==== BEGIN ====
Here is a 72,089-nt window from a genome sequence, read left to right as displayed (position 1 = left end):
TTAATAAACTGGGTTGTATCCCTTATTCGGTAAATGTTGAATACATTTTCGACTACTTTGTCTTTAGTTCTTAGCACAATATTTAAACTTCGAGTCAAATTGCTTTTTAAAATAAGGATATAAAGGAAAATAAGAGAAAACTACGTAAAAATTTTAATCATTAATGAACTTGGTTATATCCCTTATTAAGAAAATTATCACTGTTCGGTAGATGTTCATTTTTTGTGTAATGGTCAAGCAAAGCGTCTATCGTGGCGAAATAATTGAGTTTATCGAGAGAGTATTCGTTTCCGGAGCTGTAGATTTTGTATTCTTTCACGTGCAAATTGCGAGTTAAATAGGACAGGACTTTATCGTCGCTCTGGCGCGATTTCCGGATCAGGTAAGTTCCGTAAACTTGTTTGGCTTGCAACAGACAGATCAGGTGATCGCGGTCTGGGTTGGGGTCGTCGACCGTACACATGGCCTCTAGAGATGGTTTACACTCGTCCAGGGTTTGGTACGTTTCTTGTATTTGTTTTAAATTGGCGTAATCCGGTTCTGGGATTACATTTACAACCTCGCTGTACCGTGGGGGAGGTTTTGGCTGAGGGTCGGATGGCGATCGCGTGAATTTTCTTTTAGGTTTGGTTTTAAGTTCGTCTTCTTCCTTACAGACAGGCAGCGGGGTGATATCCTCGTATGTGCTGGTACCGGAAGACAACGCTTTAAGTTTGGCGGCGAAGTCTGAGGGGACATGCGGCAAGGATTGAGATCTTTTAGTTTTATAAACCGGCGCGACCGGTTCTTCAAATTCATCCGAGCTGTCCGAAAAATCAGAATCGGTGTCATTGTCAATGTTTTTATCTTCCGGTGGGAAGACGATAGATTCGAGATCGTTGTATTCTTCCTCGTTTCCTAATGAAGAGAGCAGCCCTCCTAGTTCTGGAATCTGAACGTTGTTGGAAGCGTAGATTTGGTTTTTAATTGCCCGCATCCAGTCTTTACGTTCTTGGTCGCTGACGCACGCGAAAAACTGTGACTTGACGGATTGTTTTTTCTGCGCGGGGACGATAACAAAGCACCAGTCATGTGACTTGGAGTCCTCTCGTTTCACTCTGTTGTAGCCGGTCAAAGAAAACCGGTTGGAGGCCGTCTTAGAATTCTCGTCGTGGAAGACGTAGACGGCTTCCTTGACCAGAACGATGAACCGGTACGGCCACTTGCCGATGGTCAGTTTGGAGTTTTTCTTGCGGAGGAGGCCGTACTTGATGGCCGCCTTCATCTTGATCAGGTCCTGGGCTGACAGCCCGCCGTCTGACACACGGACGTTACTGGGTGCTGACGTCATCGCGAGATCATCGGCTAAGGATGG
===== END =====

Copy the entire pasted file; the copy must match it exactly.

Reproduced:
Here is a 72,089-nt window from a genome sequence, read left to right as displayed (position 1 = left end):
TTAATAAACTGGGTTGTATCCCTTATTCGGTAAATGTTGAATACATTTTCGACTACTTTGTCTTTAGTTCTTAGCACAATATTTAAACTTCGAGTCAAATTGCTTTTTAAAATAAGGATATAAAGGAAAATAAGAGAAAACTACGTAAAAATTTTAATCATTAATGAACTTGGTTATATCCCTTATTAAGAAAATTATCACTGTTCGGTAGATGTTCATTTTTTGTGTAATGGTCAAGCAAAGCGTCTATCGTGGCGAAATAATTGAGTTTATCGAGAGAGTATTCGTTTCCGGAGCTGTAGATTTTGTATTCTTTCACGTGCAAATTGCGAGTTAAATAGGACAGGACTTTATCGTCGCTCTGGCGCGATTTCCGGATCAGGTAAGTTCCGTAAACTTGTTTGGCTTGCAACAGACAGATCAGGTGATCGCGGTCTGGGTTGGGGTCGTCGACCGTACACATGGCCTCTAGAGATGGTTTACACTCGTCCAGGGTTTGGTACGTTTCTTGTATTTGTTTTAAATTGGCGTAATCCGGTTCTGGGATTACATTTACAACCTCGCTGTACCGTGGGGGAGGTTTTGGCTGAGGGTCGGATGGCGATCGCGTGAATTTTCTTTTAGGTTTGGTTTTAAGTTCGTCTTCTTCCTTACAGACAGGCAGCGGGGTGATATCCTCGTATGTGCTGGTACCGGAAGACAACGCTTTAAGTTTGGCGGCGAAGTCTGAGGGGACATGCGGCAAGGATTGAGATCTTTTAGTTTTATAAACCGGCGCGACCGGTTCTTCAAATTCATCCGAGCTGTCCGAAAAATCAGAATCGGTGTCATTGTCAATGTTTTTATCTTCCGGTGGGAAGACGATAGATTCGAGATCGTTGTATTCTTCCTCGTTTCCTAATGAAGAGAGCAGCCCTCCTAGTTCTGGAATCTGAACGTTGTTGGAAGCGTAGATTTGGTTTTTAATTGCCCGCATCCAGTCTTTACGTTCTTGGTCGCTGACGCACGCGAAAAACTGTGACTTGACGGATTGTTTTTTCTGCGCGGGGACGATAACAAAGCACCAGTCATGTGACTTGGAGTCCTCTCGTTTCACTCTGTTGTAGCCGGTCAAAGAAAACCGGTTGGAGGCCGTCTTAGAATTCTCGTCGTGGAAGACGTAGACGGCTTCCTTGACCAGAACGATGAACCGGTACGGCCACTTGCCGATGGTCAGTTTGGAGTTTTTCTTGCGGAGGAGGCCGTACTTGATGGCCGCCTTCATCTTGATCAGGTCCTGGGCTGACAGCCCGCCGTCTGACACACGGACGTTACTGGGTGCTGACGTCATCGCGAGATCATCGGCTAAGGATGG